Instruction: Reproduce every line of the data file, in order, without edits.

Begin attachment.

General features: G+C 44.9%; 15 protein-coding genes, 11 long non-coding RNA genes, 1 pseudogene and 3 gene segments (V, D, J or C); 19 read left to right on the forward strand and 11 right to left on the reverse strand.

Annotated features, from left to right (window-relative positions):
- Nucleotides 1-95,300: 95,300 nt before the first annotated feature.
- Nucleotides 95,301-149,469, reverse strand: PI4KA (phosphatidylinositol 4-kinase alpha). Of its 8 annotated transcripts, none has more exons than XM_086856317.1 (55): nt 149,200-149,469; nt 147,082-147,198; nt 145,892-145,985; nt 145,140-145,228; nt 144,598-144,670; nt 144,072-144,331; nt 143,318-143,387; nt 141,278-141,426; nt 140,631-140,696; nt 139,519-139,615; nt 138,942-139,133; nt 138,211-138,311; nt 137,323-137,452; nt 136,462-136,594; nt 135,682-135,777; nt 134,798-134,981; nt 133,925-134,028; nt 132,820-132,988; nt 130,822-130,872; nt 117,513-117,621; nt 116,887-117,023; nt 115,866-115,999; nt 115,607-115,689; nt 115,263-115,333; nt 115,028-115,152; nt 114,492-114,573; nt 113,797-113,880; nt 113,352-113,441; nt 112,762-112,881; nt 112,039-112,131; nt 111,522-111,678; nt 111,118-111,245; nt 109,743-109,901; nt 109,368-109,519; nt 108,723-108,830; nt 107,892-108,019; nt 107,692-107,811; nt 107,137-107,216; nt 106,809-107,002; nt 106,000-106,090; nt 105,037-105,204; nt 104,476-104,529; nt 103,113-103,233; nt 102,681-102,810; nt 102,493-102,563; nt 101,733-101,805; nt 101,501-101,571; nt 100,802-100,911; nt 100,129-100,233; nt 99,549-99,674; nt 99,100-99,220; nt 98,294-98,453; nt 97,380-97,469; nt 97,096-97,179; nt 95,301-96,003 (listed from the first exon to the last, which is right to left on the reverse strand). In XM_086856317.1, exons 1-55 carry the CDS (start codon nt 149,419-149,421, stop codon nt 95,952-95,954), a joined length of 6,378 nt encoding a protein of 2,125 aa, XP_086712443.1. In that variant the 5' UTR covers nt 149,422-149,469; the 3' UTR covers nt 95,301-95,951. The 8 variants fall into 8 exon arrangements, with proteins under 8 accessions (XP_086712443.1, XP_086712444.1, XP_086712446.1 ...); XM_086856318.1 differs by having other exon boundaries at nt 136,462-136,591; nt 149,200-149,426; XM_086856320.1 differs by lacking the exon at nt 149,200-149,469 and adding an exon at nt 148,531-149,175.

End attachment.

General features: G+C 44.9%; 15 protein-coding genes, 11 long non-coding RNA genes, 1 pseudogene and 3 gene segments (V, D, J or C); 19 read left to right on the forward strand and 11 right to left on the reverse strand.

Annotated features, from left to right (window-relative positions):
- Nucleotides 1-95,300: 95,300 nt before the first annotated feature.
- Nucleotides 95,301-149,469, reverse strand: PI4KA (phosphatidylinositol 4-kinase alpha). Of its 8 annotated transcripts, none has more exons than XM_086856317.1 (55): nt 149,200-149,469; nt 147,082-147,198; nt 145,892-145,985; nt 145,140-145,228; nt 144,598-144,670; nt 144,072-144,331; nt 143,318-143,387; nt 141,278-141,426; nt 140,631-140,696; nt 139,519-139,615; nt 138,942-139,133; nt 138,211-138,311; nt 137,323-137,452; nt 136,462-136,594; nt 135,682-135,777; nt 134,798-134,981; nt 133,925-134,028; nt 132,820-132,988; nt 130,822-130,872; nt 117,513-117,621; nt 116,887-117,023; nt 115,866-115,999; nt 115,607-115,689; nt 115,263-115,333; nt 115,028-115,152; nt 114,492-114,573; nt 113,797-113,880; nt 113,352-113,441; nt 112,762-112,881; nt 112,039-112,131; nt 111,522-111,678; nt 111,118-111,245; nt 109,743-109,901; nt 109,368-109,519; nt 108,723-108,830; nt 107,892-108,019; nt 107,692-107,811; nt 107,137-107,216; nt 106,809-107,002; nt 106,000-106,090; nt 105,037-105,204; nt 104,476-104,529; nt 103,113-103,233; nt 102,681-102,810; nt 102,493-102,563; nt 101,733-101,805; nt 101,501-101,571; nt 100,802-100,911; nt 100,129-100,233; nt 99,549-99,674; nt 99,100-99,220; nt 98,294-98,453; nt 97,380-97,469; nt 97,096-97,179; nt 95,301-96,003 (listed from the first exon to the last, which is right to left on the reverse strand). In XM_086856317.1, exons 1-55 carry the CDS (start codon nt 149,419-149,421, stop codon nt 95,952-95,954), a joined length of 6,378 nt encoding a protein of 2,125 aa, XP_086712443.1. In that variant the 5' UTR covers nt 149,422-149,469; the 3' UTR covers nt 95,301-95,951. The 8 variants fall into 8 exon arrangements, with proteins under 8 accessions (XP_086712443.1, XP_086712444.1, XP_086712446.1 ...); XM_086856318.1 differs by having other exon boundaries at nt 136,462-136,591; nt 149,200-149,426; XM_086856320.1 differs by lacking the exon at nt 149,200-149,469 and adding an exon at nt 148,531-149,175.